A steam rocket (also known as a hot water rocket) is a thermal rocket that uses water held in a pressure vessel at a high temperature, such that its saturated vapor pressure is significantly greater than ambient pressure. The water is allowed to escape as steam through a rocket nozzle to produce thrust.
Steam rockets are usually pressure fed, but more complex designs using solar energy or nuclear energy have been proposed. They are probably best known for their use in rocket-powered cars and motorcycles, and they are the type used in aeolipile.
Water, while under pressure, is heated up to a high temperature (approx. 250–500 °C). As the hot water goes through the nozzle (usually a de Laval nozzle) and the pressure reduces, the water flashes to steam pressing on the nozzle, and leaving at high speed. By the recoil the rocket accelerates in the opposite direction to the steam. The nozzle of hot water rockets must be able to withstand high pressure, high temperatures and the particularly corrosive nature of hot water.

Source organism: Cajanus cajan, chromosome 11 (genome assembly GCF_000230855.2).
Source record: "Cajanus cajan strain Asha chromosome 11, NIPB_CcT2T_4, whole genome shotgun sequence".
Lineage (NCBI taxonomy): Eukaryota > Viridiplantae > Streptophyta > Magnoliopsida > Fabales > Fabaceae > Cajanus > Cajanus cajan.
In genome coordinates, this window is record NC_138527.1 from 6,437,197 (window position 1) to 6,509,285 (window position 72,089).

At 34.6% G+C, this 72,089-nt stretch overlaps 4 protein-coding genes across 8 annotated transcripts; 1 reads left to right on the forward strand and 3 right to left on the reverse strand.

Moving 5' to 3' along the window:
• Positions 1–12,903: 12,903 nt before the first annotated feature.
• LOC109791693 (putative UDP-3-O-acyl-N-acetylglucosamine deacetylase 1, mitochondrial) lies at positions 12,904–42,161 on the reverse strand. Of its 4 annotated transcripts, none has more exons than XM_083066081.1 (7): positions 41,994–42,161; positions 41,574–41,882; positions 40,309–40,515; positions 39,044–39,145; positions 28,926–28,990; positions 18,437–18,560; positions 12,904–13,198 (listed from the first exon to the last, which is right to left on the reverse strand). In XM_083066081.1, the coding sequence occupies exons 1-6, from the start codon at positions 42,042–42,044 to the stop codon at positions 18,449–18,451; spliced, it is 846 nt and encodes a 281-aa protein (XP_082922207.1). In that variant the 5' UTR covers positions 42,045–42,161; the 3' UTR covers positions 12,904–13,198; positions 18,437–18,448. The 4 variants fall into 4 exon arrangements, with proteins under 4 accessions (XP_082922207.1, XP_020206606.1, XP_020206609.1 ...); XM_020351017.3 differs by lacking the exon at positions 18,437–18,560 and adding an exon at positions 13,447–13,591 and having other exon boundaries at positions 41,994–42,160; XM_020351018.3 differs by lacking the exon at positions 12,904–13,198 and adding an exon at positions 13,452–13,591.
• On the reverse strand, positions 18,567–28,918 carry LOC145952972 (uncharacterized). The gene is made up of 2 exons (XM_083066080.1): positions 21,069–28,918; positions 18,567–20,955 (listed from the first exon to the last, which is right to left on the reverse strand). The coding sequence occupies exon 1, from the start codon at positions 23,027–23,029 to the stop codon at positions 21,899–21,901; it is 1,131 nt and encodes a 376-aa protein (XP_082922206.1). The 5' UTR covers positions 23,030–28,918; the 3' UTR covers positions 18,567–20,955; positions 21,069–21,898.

The simplest design has a pressurised water tank where the water is heated before launch; however, this gives a very low exhaust velocity since the high latent heat of vaporization means that very little actual steam is produced and the exhaust consists mostly of water, or if high temperatures and pressures are used, then the tank is very heavy.
More complex designs can involve passing the water through pumps and heat exchangers and employing nuclear reactors or solar heating; it is estimated that these can give a specific impulse of over 195 s Isp, which is still well below the standards of more complex designs, for example the 465 s of the hydrogen-oxygen Vinci engine.
Solar or nuclear heated steam thermal rockets have been proposed for use in interplanetary travel. Although the performance is low, high mass fractions are easy to achieve, and water is expected to be very easy to extract and purify from ice deposits that are found around the solar system.